It manages to satisfy in the same way - pleasing the same parts of us that love juggling enemies in Bayonetta with profoundly different-feeling combat.  For my part, I indulged in the game's somewhat retro sensibilities by way of the Wizard, and my paramour found herself attracted to the mighty blows of the Barbarian.

Don't get me wrong, it's a great game to play alone (and I took no small pleasure grinding a few hundred monsters in her absence, as she was constantly out-leveling me).  Wandering its lonesome wastes and caverns solo, diving in to cackling waves of demons is a pleasant, potent thrill - but Diablo III was designed for co-op, and it does it beautifully.

My Wizard on the left, Kayla's Barbarian on the right.

A lot of its design is beautiful, to be honest.  When I first picked up Diablo III and began punching dudes with a Monk, I was mashing the X button - like you used to have to mash the mouse button in Diablo III.  Tap tap tap tap tap tap tap.  Then, after ten minutes or so, I realized I could simply hold X, and my onscreen avatar would do the mashing all on her own.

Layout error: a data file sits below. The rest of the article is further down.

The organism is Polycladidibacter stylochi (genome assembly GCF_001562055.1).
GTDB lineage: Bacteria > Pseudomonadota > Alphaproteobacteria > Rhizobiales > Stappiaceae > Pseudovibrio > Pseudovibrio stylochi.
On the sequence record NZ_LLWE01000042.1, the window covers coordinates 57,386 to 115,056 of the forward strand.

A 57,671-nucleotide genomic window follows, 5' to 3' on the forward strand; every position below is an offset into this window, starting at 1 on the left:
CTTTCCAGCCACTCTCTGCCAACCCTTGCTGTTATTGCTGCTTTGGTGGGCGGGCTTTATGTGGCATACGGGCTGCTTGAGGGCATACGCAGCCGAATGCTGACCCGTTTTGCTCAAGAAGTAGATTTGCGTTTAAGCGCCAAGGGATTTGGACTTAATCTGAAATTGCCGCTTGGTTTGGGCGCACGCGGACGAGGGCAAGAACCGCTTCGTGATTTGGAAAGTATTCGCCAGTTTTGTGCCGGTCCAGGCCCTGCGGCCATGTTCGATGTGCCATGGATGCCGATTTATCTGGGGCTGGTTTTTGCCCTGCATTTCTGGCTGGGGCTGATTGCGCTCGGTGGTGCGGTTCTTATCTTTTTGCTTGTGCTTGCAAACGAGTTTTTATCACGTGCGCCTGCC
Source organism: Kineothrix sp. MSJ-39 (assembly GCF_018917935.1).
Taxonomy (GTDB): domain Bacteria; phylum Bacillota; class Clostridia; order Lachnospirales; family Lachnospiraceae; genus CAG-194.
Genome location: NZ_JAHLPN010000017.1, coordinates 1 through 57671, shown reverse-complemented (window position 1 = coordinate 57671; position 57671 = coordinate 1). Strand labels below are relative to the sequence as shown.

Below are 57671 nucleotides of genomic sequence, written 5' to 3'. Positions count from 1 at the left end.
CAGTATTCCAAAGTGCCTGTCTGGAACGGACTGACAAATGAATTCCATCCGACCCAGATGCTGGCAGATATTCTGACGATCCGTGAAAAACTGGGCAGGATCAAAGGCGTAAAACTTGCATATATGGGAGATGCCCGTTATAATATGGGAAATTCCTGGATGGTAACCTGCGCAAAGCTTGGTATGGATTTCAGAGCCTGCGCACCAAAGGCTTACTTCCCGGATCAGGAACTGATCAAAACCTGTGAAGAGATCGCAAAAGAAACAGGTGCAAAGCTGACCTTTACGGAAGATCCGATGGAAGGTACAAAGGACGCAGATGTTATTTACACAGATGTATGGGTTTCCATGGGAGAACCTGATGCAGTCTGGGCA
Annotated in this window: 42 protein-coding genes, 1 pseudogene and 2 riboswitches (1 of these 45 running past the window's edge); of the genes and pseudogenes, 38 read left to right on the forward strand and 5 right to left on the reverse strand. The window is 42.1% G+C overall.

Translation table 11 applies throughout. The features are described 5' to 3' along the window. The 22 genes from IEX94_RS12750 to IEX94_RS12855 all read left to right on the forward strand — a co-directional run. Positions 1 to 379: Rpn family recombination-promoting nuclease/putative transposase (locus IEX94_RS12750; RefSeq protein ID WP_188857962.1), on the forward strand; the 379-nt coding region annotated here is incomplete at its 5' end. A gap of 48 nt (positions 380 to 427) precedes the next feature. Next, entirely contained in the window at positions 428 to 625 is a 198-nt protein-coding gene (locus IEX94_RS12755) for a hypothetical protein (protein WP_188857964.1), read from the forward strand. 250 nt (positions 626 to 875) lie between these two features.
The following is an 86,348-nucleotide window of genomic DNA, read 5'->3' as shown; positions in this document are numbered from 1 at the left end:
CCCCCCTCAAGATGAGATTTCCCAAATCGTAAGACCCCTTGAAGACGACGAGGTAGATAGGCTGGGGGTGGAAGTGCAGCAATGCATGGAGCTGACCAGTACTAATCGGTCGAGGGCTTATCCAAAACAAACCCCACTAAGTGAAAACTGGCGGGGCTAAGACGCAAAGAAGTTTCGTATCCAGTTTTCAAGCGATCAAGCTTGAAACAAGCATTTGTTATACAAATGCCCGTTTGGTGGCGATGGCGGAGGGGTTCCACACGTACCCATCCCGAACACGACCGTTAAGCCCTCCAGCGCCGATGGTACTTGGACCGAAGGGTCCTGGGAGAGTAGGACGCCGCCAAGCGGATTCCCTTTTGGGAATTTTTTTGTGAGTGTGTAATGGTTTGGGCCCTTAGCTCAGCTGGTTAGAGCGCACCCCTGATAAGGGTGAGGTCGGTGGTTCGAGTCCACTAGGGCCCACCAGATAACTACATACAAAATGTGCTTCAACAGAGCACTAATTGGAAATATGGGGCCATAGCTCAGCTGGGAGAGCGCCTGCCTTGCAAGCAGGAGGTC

Well, that's... how it should be.  That's like if Ubisoft finally got rid of the "freerun" button in Assassin's Creed so you don't have to hold R1 for the entire game.  That's just prudent, and such sagacious choices can be found throughout the game, from how the player navigates its challenges to how the game presents them - regularly in new, interesting ways.

Stop an area halfway through exploring it, and the next time you boot up the game, that area will have randomized itself again. As you brawl your way through it a second time, you'll find little side-quests, little events that never even existed in the area, the first time you played it.

It's excellent. It's beautiful, it's classic, it's modern, it's crazy-addictive and it's very fun.

If you're the least bit attracted to the game - if you have fond memories of its predecessors - I suggest you take the plunge.  It's one of those games that, when you beat it, you just want to keep right on playing - and Diablo III, prudently, has a lot of options for doing so.